TECH TUESDAY: Why Zandvoort’s banking left Mercedes playing catch-up to Red Bull

Technical Contributors

Mark Hughes and Giorgio Piola
Tech Tuesday

In the ongoing contest between 2021’s two fastest cars, the Mercedes W12 and Red Bull RB16B, Zandvoort proved to be perfectly configured for the high downforce traits of the latter and presented some difficulties for the Mercedes.

Although the circuit design rewarded the high-downforce of the Red Bull design perhaps better than the more aero-efficient low-rake Mercedes, the main difficulty for the Mercedes came in the transition from the right-hander of Turn 2 and where it merges with the dramatic banked left-handed approach of Turn 3, the Hugenholtz corner.

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Just through that small section of track the Mercedes was losing 0.18s to the Red Bull in qualifying – and was slower through that section even than cars which were much slower than the Mercedes over the lap. There was just something about that corner to which the Mercedes was fundamentally unsuited.

As Mercedes’ Andrew Shovlin explained: “The banked corners are very unusual and certainly the sequence of Turn 2/3 is quite tricky. There are maybe elements that are quite specific to our car that make it difficult.”

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The dynamics of a car entering a banked corner are extra complex when the car is still changing direction from the previous corner on the approach. Visually the Red Bull completed Turn 2 earlier – in that Max Verstappen could more easily get the car from the left-hand exit of 2 over to the right-hand side of the track for the ideal approach into 3.

The Mercedes would still be scrabbling on the exit of 2 at a point where Verstappen was already able to steer his car positively to the right and as a consequence the Merc’s line into the banked corner tended to be lower and more compromised.

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Valtteri Bottas reported that in the first session on the new track the car was exhibiting excessive oversteer in the middle sector of the lap and that set-up changes to cure this had given it too much of an understeer balance in the first sector. That understeer through Turn 2 may well have been the car’s defining problem through that whole sequence.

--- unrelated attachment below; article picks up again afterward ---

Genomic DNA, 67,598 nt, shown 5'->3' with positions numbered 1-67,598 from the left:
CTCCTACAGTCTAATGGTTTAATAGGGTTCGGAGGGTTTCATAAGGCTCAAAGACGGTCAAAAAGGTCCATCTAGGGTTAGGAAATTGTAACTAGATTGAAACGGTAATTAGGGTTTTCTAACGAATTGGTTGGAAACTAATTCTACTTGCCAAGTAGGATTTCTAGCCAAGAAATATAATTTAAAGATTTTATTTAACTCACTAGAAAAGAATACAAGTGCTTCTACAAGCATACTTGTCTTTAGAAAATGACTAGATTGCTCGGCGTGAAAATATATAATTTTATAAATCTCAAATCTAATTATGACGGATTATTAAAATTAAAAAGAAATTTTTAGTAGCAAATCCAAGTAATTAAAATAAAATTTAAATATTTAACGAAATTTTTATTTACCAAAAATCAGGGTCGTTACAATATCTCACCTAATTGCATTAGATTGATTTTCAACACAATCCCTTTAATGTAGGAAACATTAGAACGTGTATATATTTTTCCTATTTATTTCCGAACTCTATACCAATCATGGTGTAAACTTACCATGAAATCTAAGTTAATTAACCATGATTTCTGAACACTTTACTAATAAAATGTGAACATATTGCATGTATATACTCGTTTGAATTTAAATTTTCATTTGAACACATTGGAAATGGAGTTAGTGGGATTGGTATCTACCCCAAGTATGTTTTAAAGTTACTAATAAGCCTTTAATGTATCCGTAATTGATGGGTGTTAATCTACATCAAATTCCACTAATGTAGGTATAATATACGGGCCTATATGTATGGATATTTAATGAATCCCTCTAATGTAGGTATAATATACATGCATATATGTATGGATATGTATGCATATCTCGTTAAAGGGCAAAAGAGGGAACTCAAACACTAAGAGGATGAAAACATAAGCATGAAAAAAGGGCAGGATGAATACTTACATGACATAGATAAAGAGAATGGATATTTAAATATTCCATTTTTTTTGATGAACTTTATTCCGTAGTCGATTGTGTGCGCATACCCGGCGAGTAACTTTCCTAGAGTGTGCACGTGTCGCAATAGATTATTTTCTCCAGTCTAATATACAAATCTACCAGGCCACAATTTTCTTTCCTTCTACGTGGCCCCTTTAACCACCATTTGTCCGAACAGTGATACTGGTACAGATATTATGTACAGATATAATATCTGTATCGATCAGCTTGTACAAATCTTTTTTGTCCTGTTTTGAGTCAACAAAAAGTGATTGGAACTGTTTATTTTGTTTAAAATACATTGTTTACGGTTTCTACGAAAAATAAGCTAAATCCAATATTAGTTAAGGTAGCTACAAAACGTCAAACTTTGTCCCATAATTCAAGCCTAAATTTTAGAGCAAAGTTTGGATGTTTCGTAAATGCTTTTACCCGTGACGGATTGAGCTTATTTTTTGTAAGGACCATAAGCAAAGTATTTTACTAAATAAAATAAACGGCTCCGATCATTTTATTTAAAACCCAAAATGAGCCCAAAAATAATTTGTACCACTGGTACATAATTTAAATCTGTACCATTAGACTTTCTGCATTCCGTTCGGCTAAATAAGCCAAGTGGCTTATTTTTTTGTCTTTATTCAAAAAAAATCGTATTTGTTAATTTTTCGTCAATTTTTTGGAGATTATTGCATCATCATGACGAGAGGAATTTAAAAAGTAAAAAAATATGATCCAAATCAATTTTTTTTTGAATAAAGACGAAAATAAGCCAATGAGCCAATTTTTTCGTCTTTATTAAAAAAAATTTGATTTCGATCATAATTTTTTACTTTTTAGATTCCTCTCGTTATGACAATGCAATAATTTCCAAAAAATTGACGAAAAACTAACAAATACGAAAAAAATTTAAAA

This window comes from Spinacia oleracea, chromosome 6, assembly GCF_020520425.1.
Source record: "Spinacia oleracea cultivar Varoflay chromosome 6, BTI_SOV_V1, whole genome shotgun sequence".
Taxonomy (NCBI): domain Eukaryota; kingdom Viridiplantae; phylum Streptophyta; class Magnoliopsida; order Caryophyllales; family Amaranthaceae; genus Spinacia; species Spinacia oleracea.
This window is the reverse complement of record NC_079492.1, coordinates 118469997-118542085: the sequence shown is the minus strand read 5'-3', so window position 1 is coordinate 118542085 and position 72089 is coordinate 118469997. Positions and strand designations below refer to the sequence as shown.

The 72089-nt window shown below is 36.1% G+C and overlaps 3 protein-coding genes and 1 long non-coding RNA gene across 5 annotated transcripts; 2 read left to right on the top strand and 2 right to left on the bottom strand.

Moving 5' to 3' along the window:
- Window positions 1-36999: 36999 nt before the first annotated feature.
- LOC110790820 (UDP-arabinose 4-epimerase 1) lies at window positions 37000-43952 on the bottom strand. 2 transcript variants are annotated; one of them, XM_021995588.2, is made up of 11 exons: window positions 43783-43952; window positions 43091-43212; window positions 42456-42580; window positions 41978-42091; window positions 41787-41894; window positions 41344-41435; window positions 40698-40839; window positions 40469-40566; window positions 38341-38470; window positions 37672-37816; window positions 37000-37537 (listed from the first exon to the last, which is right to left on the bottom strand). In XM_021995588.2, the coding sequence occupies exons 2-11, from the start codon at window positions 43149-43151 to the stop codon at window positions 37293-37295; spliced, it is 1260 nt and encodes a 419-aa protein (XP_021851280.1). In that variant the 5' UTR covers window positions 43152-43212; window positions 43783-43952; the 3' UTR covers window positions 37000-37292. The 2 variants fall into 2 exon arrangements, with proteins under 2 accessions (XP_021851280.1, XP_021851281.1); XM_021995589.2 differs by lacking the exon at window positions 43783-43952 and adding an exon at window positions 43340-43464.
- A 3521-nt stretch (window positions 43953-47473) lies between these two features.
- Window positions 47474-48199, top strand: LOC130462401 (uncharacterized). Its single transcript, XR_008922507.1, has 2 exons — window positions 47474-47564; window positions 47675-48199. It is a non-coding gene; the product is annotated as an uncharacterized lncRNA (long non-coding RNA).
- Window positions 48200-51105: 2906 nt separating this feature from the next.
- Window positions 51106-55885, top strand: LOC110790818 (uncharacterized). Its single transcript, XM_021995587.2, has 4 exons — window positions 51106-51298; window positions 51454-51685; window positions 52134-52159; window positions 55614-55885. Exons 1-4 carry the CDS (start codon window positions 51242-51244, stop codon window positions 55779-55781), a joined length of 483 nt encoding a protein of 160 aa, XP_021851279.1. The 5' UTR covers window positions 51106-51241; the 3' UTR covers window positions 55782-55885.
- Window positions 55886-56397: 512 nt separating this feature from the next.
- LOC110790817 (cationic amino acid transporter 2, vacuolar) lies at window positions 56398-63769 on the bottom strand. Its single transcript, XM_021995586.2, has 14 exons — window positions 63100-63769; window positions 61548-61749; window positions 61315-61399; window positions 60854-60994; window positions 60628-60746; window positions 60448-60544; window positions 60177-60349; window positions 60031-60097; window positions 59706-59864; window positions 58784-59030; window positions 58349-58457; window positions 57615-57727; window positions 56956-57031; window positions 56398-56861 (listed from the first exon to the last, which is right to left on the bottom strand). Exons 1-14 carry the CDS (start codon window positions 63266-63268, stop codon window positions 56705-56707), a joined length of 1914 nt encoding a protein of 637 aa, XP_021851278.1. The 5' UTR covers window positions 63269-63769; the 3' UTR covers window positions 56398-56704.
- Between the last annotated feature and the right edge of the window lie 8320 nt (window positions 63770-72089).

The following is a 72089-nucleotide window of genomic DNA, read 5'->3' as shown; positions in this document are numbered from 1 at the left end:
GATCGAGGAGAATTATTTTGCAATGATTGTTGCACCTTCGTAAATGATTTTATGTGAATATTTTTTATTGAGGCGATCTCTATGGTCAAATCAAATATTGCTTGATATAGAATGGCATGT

“When you are doing the simulation work you usually know how to set up the simulator very effectively,” continues Shovlin, “and the balance we had on the simulator was quite different to the one that we came here and started running the car on Friday with. That was why we had to move it a bit more in terms of set-up than we do normally.”


Mercedes used its twin-pillar high-downforce rear wing at Zandvoort, but their problems around the T2-3 sequence ran deeper than just downforce levels

The team were later speculating about whether the Mercedes’ long wheelbase could have been contributing to the problem. Certainly both Bottas and Lewis Hamilton were frequently grinding their right-front wing endplates through the banking – the extra length of wheelbase would cause the front of the car to dip more from any disturbance at the rear than on a shorter wheelbase car, something that would be exacerbated on the more loaded right-hand side by the 19-degree banking.

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The Red Bull had no such problems and Verstappen was instantly into the groove of the track and of that special corner. Since Spa, the RB16B’s underfloor downforce – probably the strongest part of its performance – has been further enhanced by a tweak around the Z-section of the outer floor.


At Zandvoort, Red Bull continued with the floor modification introduced at Spa, with an extra vane to accelerate the air as it approaches the Z cut-out which creates a vortex to seal the floor and enhance its negative pressure, and therefore the car’s total downforce. The old single vane layout is shown inset

The Z – which all the cars now feature – is there to trip the air into a vortex which then spills to the underside edges of the floor to form a sealing effect for the whole floor. It is effectively doing the job which the previous floor slots, banned for ’21, used to do.

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Since Spa, the Red Bull has featured an extra channel for the air as it sweeps from the lower sidepods towards that Z section. The twin vanes converge to a narrowing gap, accelerating the air speed by manipulating the pressure, and so when the air then encounters the vortex-inducing Z it is travelling faster. The vortex will therefore be faster and more powerful, and the sealing effect on the floor will be greater.

“We are chasing marginal gains now,” said Christian Horner of the car’s development into the second part of the season, “but you’ve got to go for them.”


The route the airflow is channelled through by the converging vanes can be seen in more detail here


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